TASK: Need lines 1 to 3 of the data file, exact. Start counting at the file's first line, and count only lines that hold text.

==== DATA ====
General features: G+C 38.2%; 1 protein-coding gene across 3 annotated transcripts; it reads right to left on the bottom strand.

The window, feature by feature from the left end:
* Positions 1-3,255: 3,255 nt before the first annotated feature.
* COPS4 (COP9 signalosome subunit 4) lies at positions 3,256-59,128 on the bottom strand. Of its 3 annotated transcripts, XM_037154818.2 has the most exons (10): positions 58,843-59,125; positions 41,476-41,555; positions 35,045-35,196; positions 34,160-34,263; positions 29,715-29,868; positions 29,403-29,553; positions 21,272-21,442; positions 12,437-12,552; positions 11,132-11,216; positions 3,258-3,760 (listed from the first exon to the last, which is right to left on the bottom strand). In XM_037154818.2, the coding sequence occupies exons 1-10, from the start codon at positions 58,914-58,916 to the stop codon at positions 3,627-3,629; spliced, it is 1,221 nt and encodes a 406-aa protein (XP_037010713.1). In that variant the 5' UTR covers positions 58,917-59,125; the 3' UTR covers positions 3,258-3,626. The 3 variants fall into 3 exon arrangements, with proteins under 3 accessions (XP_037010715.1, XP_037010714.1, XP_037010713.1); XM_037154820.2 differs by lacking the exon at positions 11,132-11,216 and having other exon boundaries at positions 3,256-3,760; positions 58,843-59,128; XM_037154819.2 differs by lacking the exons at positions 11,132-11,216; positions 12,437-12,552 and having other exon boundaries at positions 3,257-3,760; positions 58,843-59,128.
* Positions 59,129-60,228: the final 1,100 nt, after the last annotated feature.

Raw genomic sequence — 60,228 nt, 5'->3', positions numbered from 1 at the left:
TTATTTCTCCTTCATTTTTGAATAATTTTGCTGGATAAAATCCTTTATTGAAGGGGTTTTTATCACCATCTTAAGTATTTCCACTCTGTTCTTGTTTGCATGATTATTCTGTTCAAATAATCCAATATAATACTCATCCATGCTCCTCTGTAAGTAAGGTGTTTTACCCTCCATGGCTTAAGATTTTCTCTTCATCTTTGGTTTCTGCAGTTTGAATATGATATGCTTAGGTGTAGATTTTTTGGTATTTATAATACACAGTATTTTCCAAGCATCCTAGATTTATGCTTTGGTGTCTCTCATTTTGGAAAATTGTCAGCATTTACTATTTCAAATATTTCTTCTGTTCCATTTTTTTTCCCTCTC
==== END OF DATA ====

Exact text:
General features: G+C 38.2%; 1 protein-coding gene across 3 annotated transcripts; it reads right to left on the bottom strand.

The window, feature by feature from the left end:
* Positions 1-3,255: 3,255 nt before the first annotated feature.